The incessant voices never stop even when my hands are busy, maybe more so than when they are idle. I wondered about my earlier solitary life. Maybe I didn’t enjoy it. Memories have a way of fading out the bad bits. I must have been lonely at times. Is that why I created this madness around me, created this world in which I am never alone. The irony of it all is when they all have left me I will have lots of alone time but then I will be used to the chaos and noise and that is what I will miss. Life is a sick joke. My eldest sister says we are in purgatory. Perhaps she is right. It’s certainly not heaven, but it’s not hell either. Gracie smiled at me, helping me with the dinner as best she could. She is always trying to help, softly honking her encouragement.
I stopped peeling for a bit as my back ached. I stretched and picked up my phone. Two missed calls. I rang him and he answered with a smile in his voice. I smiled.
“No, nothing needed. Dinner nearly ready.”
That little lie didn’t really matter as I knew it would be ready and eaten by everyone else before he made it home. The gander is under constant pressure at work, more so now that I don’t work and it is all on his shoulders. We made the choice. Others didn’t have it, it was thrust upon them. We chose to live with less. Although I don’t think we actually had a choice. I might not be here otherwise. It has been difficult, financially and therefore emotionally. He has tried to put a brave face on, shield me from the worries but I see his agony and feel my guilt. He said he was on his way.
“Love you, bye. Yeah she is here beside me, as always, helping. Bye!”
I heard the click, click of the keyboard as my teenage son played yet another killing game on the computer and I wondered if I should pull him away but it is easier not to. He keeps to himself, in his own world, away from my madness and I let him be. I honked at the younger gosling in the sitting room.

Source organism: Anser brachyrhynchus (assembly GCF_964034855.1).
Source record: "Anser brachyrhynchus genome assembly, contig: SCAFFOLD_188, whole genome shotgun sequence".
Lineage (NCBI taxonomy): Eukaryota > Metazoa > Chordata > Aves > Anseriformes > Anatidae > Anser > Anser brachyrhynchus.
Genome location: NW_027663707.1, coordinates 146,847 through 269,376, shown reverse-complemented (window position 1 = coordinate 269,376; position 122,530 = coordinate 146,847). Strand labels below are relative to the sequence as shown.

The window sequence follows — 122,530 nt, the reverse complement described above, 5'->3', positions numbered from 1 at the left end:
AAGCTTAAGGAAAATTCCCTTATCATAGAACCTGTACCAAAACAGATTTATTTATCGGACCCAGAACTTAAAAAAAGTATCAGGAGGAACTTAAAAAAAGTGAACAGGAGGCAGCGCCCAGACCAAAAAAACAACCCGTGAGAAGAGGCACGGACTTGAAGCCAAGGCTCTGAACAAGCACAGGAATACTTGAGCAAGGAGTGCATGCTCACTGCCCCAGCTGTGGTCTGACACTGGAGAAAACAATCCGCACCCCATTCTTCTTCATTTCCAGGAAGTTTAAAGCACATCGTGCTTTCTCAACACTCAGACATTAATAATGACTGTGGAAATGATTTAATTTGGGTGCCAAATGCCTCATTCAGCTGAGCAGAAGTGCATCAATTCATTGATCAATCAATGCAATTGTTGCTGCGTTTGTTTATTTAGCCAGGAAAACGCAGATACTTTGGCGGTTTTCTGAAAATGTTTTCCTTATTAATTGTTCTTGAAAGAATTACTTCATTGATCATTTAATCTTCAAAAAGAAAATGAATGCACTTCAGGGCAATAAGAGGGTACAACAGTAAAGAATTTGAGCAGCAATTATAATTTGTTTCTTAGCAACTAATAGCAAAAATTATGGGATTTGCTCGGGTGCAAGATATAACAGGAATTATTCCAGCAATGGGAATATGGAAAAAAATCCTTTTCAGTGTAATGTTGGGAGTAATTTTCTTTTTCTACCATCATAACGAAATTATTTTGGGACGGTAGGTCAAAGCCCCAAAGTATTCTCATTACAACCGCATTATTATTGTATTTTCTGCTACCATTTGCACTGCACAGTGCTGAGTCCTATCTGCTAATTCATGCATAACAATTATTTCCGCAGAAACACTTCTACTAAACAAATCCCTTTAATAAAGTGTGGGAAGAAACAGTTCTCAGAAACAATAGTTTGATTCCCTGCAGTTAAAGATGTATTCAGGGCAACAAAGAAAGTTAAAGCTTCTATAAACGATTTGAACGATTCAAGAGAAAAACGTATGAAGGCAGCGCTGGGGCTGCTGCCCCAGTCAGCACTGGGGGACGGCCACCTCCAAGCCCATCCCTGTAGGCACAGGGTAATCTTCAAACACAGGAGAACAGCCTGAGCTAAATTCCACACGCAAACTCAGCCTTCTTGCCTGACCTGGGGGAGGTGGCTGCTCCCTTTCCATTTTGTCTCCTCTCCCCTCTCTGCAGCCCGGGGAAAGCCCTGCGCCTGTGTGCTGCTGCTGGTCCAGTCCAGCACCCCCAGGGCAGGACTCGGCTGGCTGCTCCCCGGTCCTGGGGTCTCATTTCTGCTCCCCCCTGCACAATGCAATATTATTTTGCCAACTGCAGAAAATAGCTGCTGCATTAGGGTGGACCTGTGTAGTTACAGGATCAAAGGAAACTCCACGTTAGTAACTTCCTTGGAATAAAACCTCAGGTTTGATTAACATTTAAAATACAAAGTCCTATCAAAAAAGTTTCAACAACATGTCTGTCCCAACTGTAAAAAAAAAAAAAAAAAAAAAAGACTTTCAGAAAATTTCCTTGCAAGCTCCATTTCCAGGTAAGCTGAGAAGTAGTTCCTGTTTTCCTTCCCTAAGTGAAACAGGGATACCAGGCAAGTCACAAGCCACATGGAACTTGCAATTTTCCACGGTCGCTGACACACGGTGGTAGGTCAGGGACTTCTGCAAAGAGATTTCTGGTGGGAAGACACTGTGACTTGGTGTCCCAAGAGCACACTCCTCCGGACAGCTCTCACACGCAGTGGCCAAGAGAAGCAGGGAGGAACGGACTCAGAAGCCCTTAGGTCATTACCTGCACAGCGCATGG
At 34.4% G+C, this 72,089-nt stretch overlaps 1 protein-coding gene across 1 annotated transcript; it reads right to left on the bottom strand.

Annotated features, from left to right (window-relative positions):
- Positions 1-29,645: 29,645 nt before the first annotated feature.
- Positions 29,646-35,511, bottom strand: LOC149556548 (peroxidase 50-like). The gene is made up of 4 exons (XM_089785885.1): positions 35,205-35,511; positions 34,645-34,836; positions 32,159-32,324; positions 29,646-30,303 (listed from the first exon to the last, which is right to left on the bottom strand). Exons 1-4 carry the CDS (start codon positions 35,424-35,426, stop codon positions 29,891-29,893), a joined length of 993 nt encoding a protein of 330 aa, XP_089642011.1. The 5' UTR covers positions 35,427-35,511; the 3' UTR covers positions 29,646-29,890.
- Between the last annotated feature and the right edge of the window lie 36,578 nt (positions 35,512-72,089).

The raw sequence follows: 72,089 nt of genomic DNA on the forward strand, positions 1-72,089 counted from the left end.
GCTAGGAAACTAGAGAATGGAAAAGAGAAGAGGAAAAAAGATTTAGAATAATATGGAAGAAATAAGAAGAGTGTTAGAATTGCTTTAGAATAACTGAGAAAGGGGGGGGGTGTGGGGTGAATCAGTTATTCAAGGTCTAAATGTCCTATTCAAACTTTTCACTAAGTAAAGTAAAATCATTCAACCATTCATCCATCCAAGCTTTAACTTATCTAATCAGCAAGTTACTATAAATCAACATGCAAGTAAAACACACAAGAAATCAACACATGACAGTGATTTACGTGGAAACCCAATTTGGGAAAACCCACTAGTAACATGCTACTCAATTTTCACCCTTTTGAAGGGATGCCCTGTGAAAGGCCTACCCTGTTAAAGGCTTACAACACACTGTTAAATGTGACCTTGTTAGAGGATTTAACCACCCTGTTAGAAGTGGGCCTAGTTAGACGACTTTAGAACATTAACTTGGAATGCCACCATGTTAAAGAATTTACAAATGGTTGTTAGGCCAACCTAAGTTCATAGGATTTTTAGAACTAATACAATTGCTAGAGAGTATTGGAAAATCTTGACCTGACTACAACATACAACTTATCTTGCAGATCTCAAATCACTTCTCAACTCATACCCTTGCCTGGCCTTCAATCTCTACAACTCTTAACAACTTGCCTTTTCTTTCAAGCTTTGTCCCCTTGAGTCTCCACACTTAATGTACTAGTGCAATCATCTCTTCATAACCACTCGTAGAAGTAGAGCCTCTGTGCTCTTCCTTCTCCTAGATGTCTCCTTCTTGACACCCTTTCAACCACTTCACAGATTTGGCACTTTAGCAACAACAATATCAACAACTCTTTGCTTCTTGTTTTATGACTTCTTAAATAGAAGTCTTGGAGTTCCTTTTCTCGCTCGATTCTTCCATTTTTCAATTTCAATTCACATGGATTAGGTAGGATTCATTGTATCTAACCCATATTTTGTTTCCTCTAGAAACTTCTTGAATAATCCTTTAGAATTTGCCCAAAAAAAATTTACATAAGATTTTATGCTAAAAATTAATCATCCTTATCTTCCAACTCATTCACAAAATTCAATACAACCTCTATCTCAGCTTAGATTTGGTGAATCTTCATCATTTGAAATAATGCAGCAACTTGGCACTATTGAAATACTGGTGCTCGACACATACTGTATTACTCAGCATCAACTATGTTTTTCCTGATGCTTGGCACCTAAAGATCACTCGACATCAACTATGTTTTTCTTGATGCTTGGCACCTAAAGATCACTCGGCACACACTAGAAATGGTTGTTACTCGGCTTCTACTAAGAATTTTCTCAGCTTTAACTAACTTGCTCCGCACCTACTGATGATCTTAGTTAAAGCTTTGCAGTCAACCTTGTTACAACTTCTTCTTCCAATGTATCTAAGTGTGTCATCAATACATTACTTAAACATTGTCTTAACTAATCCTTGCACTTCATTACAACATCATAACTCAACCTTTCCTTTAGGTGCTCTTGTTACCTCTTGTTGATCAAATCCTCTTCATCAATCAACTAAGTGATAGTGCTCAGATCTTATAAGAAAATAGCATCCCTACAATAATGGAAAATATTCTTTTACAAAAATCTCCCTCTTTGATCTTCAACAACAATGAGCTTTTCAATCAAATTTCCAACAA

“Turn down that noise. I’m on the phone.”
I returned the call to my father, missed call number two. Every day without fail.
“Yes I am here. No, just making the dinner. See you soon.”
“I’m always here” I hiss to myself after hanging up.
Gracie looked at me from her counter perch and stopped swinging her little legs. I smiled at her. She gave a small uncertain smile and returned to swinging her legs again, more fervently.
“Grandad is on his way to see you” I said as I nuzzled into her golden wisps. My mind wandered again as I soaked up her sweet smell.
Gracie arrived when I was at my lowest. I didn’t want to leave the bed those days. I still find it hard but she is so lovely I just have to move my heavy bones and get up. She lights up my world. She lights up everyone’s world because she lights up mine. While I was low the house was too. I’m not sure which came first. My sadness or theirs, the gosling or the egg. Ha, the golden egg came first in Gracie’s case. I cried when I found out. They were all at the stage when I could do something for myself and boom. I knew it immediately. I tasted the tinfoil taste in my mouth before I had the queasiness. When the queasiness came it just confirmed it. I cried and then I shouted at him as if I had nothing to do with it.
I went through the motions with friends cooing and awing, being so happy for us and others not able to hide their smugness at the idea that we were back behind them again on the ladder of life.
“It’ll be a great distraction. It couldn’t have happened at a better time.” said my eldest sister Jane.
She was delighted, having none of her own and adoring mine because of that.
“A distraction for everyone else, sleepless nights and work for me” I muttered. I had to say it low enough that she wouldn’t hear.
I was frightened. I didn’t know how I would manage without my mother’s help. She was there for all the rest. I missed her so much. We all missed her but I think I missed her more. I think I always missed her more. I felt alone without her. I was finding it difficult to lead the formation.
But I was used to being alone, I liked it that way.
“You were always a loner” my mother said.
A loner in our full house. I was the youngest, a bigger gap between me and the other two. They were a team. I flew solo most of the time.
“Mammy’s little angel, her only consolation” they used to tease me.
They were jealous of the attention I received. I don’t remember much of the attention though just that they spoke of it. I only remember being alone, sitting on the fence, climbing the big tree, reading and writing, drawing, being happy in my own company.